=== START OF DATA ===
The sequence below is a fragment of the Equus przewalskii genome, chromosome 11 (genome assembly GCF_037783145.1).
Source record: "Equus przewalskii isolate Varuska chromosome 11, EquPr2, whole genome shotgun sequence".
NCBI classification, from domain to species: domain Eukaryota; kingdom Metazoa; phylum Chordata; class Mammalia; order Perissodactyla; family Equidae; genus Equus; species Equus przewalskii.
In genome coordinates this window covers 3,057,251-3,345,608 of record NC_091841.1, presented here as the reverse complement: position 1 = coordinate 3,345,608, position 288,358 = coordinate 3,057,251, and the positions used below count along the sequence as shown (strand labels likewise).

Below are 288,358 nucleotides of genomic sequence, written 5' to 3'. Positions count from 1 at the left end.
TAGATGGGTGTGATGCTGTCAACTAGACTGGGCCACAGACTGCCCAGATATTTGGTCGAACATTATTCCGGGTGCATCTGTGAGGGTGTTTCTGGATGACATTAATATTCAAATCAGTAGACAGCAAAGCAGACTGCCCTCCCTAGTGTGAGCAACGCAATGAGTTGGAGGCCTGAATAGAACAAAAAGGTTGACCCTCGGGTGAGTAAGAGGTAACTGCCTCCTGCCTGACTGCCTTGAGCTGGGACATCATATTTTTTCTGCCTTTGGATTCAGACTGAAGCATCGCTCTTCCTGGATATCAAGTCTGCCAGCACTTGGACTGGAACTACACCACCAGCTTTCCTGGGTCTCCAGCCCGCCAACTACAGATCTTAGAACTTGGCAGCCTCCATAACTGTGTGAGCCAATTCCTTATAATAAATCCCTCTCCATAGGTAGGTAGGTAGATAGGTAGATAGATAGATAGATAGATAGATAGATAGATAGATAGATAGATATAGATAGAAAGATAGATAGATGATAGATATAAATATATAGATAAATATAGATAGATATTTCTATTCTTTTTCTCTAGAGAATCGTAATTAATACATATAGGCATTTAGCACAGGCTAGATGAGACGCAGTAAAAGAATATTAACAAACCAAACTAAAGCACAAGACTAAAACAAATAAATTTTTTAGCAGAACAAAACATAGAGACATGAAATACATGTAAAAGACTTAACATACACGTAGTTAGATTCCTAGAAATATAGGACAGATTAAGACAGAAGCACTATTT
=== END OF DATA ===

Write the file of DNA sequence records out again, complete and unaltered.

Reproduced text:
The sequence below is a fragment of the Equus przewalskii genome, chromosome 11 (genome assembly GCF_037783145.1).
Source record: "Equus przewalskii isolate Varuska chromosome 11, EquPr2, whole genome shotgun sequence".
NCBI classification, from domain to species: domain Eukaryota; kingdom Metazoa; phylum Chordata; class Mammalia; order Perissodactyla; family Equidae; genus Equus; species Equus przewalskii.
In genome coordinates this window covers 3,057,251-3,345,608 of record NC_091841.1, presented here as the reverse complement: position 1 = coordinate 3,345,608, position 288,358 = coordinate 3,057,251, and the positions used below count along the sequence as shown (strand labels likewise).

Below are 288,358 nucleotides of genomic sequence, written 5' to 3'. Positions count from 1 at the left end.
TAGATGGGTGTGATGCTGTCAACTAGACTGGGCCACAGACTGCCCAGATATTTGGTCGAACATTATTCCGGGTGCATCTGTGAGGGTGTTTCTGGATGACATTAATATTCAAATCAGTAGACAGCAAAGCAGACTGCCCTCCCTAGTGTGAGCAACGCAATGAGTTGGAGGCCTGAATAGAACAAAAAGGTTGACCCTCGGGTGAGTAAGAGGTAACTGCCTCCTGCCTGACTGCCTTGAGCTGGGACATCATATTTTTTCTGCCTTTGGATTCAGACTGAAGCATCGCTCTTCCTGGATATCAAGTCTGCCAGCACTTGGACTGGAACTACACCACCAGCTTTCCTGGGTCTCCAGCCCGCCAACTACAGATCTTAGAACTTGGCAGCCTCCATAACTGTGTGAGCCAATTCCTTATAATAAATCCCTCTCCATAGGTAGGTAGGTAGATAGGTAGATAGATAGATAGATAGATAGATAGATAGATAGATAGATAGATATAGATAGAAAGATAGATAGATGATAGATATAAATATATAGATAAATATAGATAGATATTTCTATTCTTTTTCTCTAGAGAATCGTAATTAATACATATAGGCATTTAGCACAGGCTAGATGAGACGCAGTAAAAGAATATTAACAAACCAAACTAAAGCACAAGACTAAAACAAATAAATTTTTTAGCAGAACAAAACATAGAGACATGAAATACATGTAAAAGACTTAACATACACGTAGTTAGATTCCTAGAAATATAGGACAGATTAAGACAGAAGCACTATTT